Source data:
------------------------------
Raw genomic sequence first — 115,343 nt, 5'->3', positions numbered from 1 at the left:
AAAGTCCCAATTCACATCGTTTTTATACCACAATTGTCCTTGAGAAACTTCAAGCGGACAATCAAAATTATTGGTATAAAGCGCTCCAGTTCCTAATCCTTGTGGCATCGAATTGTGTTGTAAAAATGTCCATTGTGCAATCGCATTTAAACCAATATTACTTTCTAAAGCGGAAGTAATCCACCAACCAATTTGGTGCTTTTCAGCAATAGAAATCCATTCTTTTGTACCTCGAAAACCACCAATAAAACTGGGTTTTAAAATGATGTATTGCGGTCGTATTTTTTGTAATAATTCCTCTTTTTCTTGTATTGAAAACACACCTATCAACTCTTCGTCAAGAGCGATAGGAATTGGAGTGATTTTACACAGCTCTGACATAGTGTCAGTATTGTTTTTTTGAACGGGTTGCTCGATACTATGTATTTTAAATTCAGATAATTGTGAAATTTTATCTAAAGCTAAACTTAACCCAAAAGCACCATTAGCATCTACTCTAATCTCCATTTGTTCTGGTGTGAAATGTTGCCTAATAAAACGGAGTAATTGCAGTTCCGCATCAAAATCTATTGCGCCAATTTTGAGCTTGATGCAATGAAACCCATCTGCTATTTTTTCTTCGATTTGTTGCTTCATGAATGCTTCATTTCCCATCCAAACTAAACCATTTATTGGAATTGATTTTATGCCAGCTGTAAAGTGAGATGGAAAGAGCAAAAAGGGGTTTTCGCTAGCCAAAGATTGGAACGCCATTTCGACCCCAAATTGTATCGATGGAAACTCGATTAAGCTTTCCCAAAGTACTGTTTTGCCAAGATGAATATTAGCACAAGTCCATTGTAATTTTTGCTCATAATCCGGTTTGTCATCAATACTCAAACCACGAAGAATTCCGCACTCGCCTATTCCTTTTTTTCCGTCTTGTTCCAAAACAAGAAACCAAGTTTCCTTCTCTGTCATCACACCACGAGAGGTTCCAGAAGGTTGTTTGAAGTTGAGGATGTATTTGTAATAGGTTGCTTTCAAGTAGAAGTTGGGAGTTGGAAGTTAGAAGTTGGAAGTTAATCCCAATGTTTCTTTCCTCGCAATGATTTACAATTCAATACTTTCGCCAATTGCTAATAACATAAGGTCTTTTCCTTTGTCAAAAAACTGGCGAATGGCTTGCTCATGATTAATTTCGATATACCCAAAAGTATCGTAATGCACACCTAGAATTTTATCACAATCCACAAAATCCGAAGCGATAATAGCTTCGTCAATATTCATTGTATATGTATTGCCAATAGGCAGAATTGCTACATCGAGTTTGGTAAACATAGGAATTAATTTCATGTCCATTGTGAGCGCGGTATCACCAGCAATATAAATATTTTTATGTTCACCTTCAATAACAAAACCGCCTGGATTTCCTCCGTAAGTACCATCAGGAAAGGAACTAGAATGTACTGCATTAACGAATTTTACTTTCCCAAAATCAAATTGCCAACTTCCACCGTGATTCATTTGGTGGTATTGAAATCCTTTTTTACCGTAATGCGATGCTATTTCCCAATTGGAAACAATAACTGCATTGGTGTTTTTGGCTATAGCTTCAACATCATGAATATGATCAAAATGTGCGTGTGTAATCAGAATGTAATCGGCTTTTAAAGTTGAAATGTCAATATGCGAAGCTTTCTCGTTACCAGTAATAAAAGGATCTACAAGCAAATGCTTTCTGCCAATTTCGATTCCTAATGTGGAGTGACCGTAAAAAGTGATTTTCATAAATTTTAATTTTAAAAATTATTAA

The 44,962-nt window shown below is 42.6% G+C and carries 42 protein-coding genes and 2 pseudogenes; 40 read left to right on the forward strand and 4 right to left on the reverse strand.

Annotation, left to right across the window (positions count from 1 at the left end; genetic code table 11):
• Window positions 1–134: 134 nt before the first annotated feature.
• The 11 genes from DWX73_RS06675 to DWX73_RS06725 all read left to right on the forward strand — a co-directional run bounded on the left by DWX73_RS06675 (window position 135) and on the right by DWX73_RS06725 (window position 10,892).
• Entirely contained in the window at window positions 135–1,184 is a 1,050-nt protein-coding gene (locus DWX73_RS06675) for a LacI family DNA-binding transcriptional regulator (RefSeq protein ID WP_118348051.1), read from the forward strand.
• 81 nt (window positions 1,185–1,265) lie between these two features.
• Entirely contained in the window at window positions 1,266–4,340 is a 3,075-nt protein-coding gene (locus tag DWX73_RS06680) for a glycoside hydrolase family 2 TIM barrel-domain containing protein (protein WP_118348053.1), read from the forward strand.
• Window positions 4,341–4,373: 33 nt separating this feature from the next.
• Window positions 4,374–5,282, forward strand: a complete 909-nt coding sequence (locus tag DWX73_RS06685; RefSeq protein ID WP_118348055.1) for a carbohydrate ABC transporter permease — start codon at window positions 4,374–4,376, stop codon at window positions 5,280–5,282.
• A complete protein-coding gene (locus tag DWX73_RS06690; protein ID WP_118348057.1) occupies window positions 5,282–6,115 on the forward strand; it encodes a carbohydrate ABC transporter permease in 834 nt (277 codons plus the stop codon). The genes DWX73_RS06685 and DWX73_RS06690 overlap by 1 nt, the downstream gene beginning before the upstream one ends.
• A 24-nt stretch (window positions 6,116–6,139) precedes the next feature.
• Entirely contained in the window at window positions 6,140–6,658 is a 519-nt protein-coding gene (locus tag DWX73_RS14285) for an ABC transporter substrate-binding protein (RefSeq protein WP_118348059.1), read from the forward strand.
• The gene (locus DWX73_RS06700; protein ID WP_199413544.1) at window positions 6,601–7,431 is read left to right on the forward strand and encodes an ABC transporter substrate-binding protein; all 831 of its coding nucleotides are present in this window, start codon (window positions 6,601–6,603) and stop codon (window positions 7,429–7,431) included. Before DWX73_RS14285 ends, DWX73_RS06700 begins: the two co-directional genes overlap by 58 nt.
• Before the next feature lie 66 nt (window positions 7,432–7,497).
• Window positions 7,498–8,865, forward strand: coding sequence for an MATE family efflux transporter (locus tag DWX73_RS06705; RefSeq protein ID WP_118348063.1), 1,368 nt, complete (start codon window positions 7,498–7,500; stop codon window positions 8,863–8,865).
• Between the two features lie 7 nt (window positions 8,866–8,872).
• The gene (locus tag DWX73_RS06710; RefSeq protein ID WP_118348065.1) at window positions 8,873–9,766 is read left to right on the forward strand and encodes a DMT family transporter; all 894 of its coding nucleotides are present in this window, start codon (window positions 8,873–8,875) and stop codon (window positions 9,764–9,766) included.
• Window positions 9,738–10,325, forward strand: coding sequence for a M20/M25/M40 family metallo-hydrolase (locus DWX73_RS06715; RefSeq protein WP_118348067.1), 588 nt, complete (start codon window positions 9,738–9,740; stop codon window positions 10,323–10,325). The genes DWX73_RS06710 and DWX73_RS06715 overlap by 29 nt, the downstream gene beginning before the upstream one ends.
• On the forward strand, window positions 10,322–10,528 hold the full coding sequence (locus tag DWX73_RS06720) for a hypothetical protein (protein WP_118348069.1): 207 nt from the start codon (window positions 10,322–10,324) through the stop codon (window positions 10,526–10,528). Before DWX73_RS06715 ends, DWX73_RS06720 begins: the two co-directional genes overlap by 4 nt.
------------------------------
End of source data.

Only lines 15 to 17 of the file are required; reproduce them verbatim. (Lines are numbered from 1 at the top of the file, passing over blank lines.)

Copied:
• The gene (locus DWX73_RS06700; protein ID WP_199413544.1) at window positions 6,601–7,431 is read left to right on the forward strand and encodes an ABC transporter substrate-binding protein; all 831 of its coding nucleotides are present in this window, start codon (window positions 6,601–6,603) and stop codon (window positions 7,429–7,431) included. Before DWX73_RS14285 ends, DWX73_RS06700 begins: the two co-directional genes overlap by 58 nt.
• Before the next feature lie 66 nt (window positions 7,432–7,497).
• Window positions 7,498–8,865, forward strand: coding sequence for an MATE family efflux transporter (locus tag DWX73_RS06705; RefSeq protein ID WP_118348063.1), 1,368 nt, complete (start codon window positions 7,498–7,500; stop codon window positions 8,863–8,865).